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In the midst of such misery, who could blame Paul and Silas if they became sad or discouraged?
But at about midnight, the men are praying and singing hymns to God and the other prisoners are listening.
Suddenly, there is such a violent earthquake that the prison’s foundations are shaken.
The prison’s doors fly open and everyone’s chains come loose.
Wait a minute.
Did you catch that?
The chains came loose.
With all the commotion, the jailer awakens — and when he sees the open prison doors — pulls out his sword and prepares to kill himself because he thinks the prisoners have escaped.
“Don’t harm yourself. We’re all here,” Paul shouts.
The jailer calls for the lights, rushes in and falls trembling before Paul and Silas.
He brings them out.
“Sirs, what must I do to be saved?” he asks.
Paul and Silas have a ready answer: “Believe in the Lord Jesus, and you will be saved — you and your household.”
The jailer washes their wounds. He and his household are baptized. The jailer brings Paul and Silas into his own house and gives them a meal.
Then the Scriptures record that: “He was filled with joy because he had come to believe in God — he and his whole household.”
As I read this, I’m amazed by Paul and Silas, who could have succumbed to despair as they sat in that prison.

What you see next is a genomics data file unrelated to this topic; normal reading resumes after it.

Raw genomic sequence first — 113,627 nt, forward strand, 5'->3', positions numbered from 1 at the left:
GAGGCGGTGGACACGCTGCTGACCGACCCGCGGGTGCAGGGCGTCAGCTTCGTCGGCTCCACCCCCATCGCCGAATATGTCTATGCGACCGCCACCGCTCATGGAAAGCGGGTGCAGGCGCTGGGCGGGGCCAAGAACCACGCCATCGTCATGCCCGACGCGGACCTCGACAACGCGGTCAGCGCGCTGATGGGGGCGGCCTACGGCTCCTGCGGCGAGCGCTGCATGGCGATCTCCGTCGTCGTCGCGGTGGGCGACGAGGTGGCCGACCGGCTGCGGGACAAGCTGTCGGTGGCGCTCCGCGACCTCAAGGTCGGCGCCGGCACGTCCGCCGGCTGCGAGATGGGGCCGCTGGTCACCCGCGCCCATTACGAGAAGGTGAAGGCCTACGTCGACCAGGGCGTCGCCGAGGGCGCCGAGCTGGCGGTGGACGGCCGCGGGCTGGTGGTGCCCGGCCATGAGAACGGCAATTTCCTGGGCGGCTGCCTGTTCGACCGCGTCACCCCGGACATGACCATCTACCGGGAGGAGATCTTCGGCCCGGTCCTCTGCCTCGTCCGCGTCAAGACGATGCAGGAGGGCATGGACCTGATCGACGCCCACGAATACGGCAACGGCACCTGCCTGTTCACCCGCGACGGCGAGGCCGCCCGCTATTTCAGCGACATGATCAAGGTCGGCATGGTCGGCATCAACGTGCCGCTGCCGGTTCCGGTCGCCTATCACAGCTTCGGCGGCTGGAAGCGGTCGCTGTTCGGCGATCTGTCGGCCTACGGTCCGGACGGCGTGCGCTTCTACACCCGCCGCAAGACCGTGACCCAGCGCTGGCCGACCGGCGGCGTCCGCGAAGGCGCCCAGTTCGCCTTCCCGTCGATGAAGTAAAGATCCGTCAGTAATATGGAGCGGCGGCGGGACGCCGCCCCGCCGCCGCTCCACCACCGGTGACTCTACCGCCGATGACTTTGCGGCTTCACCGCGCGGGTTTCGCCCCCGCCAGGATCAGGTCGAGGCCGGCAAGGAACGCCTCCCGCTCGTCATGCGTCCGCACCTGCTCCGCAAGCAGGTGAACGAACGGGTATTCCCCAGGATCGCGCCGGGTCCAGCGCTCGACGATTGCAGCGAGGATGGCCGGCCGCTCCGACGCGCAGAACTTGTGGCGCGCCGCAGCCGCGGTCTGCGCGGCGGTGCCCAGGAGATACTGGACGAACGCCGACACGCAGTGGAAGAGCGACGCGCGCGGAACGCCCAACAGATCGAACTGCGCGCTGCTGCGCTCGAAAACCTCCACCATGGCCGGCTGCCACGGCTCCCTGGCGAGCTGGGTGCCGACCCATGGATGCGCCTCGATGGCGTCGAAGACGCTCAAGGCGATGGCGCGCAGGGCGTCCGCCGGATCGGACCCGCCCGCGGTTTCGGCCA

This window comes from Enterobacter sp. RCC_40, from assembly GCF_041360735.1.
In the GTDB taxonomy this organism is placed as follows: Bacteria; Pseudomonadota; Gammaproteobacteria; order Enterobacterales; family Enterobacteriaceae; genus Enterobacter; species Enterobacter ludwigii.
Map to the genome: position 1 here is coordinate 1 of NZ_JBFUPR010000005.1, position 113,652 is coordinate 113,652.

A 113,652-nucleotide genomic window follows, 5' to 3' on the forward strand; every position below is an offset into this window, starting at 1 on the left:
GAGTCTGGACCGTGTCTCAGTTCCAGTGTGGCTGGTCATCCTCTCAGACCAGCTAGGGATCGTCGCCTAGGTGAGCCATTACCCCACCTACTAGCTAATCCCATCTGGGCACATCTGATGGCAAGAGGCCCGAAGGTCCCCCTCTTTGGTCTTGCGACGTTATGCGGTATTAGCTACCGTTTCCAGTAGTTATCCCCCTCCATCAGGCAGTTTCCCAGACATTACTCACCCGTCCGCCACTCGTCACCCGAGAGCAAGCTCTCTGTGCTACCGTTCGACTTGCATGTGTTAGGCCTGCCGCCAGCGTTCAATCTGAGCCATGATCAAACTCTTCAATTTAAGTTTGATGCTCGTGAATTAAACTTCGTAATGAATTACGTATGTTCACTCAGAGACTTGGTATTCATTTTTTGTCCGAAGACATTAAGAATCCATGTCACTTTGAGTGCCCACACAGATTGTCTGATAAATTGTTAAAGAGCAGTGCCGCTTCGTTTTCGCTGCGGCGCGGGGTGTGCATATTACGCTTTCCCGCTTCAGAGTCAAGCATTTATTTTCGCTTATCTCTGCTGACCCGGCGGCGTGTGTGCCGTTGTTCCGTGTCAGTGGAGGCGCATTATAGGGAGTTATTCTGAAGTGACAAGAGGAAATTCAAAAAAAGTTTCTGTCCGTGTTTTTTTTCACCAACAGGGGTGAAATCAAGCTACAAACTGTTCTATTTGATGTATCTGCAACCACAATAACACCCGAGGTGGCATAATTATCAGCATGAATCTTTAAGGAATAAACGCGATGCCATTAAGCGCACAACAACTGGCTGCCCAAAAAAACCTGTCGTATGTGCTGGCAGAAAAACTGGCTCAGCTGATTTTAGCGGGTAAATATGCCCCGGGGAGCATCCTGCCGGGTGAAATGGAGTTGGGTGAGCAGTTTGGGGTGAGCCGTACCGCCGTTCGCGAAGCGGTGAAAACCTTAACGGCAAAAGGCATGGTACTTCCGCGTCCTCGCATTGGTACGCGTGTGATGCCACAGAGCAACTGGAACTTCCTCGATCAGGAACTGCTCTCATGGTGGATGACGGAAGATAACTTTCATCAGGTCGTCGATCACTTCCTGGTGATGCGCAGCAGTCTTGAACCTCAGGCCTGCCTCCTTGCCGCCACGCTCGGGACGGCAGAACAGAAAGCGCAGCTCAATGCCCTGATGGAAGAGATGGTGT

Yet they were the freest people in the whole place.
Because they’d found a freedom in Christ that far exceeds anything else on this earth.
Christ died a brutal death on a cross to save us from our sins. The Scriptures record that we are no longer slaves to sin and death. Those who believe Jesus died and rose again, repent (ask forgiveness and turn from their sins) and ask Christ to come into their hearts can go to heaven.
After that, I encourage people to read their Bibles, pray daily and start attending a scripturally sound church where they can grow.
I was 16 years old when I prayed that prayer and began serving Christ. I later fell away, but I found that the Lord has a way of bringing us back as we seek him.
Life on this earth can be rough — whether you’re a mean, old miser or someone who could use some financial generosity.
And any of us — Christian or not — can find ourselves carrying chains forged out of pain and hardship.
But that’s where I believe we can find encouragement through stories like the one about Paul and Silas.
They saw Christ as their source of strength and amazing things happened when they began singing praises to God.
Last week, I had some loved ones on my mind when I realized that one of the best things I could do was to pray for them — and sing.
As I did, I could picture Bible stories like the one about King Jehoshaphat sending singers out before a battle — which God won in a mighty way for them.
I imagined what it must have been like for Moses as Aaron and Hur held up his arms, while the Israelites were fighting their enemies. God helped the Israelites win an astounding victory.
And I pictured Paul and Silas — two peaceful guys who fought pain and discouragement and ended up with earth-shaking results.
God really can rock our world in wonderful ways and, as we seek his help, he can help us drop those miserable chains and find peace.
It’s enough to make even a once-crabby-old man smile.
Tammy Real-McKeighan is news editor of the Fremont Tribune. She writes a weekly spiritual column.